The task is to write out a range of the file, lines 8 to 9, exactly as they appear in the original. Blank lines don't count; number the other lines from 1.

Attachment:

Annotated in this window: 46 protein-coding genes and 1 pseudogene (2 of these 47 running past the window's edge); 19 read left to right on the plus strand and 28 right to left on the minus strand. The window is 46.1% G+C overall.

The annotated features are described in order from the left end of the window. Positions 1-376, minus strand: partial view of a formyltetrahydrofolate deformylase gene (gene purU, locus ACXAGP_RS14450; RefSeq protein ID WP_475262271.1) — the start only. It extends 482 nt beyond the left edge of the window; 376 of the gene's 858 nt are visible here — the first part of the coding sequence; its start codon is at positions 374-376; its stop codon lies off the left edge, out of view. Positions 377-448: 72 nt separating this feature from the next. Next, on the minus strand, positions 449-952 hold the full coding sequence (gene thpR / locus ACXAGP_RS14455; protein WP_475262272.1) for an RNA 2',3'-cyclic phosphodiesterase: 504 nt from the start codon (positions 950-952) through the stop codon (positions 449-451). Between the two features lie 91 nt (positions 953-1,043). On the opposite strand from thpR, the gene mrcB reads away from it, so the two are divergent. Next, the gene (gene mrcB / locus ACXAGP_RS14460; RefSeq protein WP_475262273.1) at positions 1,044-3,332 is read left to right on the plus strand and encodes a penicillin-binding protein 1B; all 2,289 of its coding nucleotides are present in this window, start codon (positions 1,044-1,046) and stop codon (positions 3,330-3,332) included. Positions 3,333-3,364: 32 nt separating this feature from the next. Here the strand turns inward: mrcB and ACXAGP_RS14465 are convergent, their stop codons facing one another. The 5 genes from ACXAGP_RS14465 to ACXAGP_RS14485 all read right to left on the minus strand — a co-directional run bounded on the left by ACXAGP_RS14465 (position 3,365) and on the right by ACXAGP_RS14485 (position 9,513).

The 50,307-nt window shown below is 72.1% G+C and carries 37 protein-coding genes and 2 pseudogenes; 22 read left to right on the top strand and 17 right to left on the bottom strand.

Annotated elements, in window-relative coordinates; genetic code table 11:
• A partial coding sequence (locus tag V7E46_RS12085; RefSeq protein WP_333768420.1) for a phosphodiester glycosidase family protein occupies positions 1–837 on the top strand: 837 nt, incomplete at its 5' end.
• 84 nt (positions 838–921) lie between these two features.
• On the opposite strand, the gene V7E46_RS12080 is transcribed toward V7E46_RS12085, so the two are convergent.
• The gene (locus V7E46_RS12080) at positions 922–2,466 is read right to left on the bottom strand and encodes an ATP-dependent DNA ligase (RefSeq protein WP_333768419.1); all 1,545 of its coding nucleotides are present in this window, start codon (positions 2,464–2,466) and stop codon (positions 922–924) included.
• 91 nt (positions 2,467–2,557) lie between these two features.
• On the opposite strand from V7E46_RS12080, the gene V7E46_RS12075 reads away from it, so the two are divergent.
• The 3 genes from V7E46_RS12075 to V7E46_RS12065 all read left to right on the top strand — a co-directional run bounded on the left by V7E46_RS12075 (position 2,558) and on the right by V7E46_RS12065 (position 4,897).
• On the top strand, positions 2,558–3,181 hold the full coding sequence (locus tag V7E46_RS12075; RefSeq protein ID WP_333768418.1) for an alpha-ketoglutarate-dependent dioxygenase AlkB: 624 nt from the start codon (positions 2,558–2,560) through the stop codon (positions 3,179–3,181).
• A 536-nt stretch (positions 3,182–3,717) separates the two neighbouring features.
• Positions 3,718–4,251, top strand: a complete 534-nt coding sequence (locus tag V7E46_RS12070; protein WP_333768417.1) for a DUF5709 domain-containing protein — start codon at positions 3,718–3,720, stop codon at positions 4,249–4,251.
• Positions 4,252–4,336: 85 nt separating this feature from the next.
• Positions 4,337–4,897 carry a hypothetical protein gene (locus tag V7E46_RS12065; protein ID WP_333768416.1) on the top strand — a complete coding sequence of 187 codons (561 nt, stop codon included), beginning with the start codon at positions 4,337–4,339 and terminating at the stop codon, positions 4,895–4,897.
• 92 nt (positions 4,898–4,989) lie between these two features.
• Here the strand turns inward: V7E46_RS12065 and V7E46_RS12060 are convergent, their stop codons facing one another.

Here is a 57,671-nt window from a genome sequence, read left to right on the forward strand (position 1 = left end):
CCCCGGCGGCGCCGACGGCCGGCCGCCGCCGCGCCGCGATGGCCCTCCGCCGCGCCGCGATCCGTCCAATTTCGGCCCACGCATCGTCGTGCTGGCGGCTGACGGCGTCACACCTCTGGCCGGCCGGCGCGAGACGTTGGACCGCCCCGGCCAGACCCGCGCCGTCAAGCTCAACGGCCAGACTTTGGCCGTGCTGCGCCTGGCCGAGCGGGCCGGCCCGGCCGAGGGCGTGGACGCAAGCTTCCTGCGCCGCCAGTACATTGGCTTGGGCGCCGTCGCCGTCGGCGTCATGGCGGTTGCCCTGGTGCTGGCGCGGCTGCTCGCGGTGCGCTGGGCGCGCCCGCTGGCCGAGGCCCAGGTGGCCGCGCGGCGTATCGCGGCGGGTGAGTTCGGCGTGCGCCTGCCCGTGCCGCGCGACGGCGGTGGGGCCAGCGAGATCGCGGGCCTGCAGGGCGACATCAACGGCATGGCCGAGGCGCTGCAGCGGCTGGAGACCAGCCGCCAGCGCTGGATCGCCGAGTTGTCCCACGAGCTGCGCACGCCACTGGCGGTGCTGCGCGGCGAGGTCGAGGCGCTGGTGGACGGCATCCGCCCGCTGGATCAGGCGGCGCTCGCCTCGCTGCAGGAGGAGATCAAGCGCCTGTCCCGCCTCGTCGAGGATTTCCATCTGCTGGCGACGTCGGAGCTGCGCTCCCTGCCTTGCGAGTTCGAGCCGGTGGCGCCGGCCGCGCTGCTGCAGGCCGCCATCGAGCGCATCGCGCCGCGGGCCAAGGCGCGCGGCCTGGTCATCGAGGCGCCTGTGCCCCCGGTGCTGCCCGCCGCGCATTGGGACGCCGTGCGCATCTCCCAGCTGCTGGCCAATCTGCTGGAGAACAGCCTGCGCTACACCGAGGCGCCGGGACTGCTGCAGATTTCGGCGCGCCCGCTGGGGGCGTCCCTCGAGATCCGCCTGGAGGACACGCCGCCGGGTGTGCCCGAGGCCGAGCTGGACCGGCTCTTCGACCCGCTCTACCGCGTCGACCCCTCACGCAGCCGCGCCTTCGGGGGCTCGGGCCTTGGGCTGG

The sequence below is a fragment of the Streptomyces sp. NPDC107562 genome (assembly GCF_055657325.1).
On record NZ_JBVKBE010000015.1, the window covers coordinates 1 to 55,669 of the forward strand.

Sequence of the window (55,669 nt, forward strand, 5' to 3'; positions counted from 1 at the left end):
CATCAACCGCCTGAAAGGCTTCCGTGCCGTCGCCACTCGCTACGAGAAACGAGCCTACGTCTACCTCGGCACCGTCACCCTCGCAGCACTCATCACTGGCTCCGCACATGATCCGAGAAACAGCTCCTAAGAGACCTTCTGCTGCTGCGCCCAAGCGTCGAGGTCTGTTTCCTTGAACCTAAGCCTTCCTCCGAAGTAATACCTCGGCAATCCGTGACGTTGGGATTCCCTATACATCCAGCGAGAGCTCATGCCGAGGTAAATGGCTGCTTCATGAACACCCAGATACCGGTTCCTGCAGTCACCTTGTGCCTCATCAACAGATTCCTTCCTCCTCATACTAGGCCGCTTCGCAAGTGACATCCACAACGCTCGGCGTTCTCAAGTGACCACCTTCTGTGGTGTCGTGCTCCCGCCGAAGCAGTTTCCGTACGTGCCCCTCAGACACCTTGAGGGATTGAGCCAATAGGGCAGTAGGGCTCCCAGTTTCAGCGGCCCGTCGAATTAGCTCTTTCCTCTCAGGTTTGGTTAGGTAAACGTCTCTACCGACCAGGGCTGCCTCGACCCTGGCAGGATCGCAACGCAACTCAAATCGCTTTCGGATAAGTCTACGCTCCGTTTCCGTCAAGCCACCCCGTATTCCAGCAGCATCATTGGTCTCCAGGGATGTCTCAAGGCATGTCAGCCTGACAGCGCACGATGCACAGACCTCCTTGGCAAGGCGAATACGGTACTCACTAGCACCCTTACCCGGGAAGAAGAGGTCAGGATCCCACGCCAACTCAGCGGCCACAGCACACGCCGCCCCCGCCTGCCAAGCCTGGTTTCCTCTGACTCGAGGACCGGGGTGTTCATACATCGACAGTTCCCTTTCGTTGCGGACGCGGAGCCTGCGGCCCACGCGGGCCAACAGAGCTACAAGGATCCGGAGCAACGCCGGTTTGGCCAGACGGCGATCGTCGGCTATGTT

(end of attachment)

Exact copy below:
• The gene (locus V7E46_RS12080) at positions 922–2,466 is read right to left on the bottom strand and encodes an ATP-dependent DNA ligase (RefSeq protein WP_333768419.1); all 1,545 of its coding nucleotides are present in this window, start codon (positions 2,464–2,466) and stop codon (positions 922–924) included.
• 91 nt (positions 2,467–2,557) lie between these two features.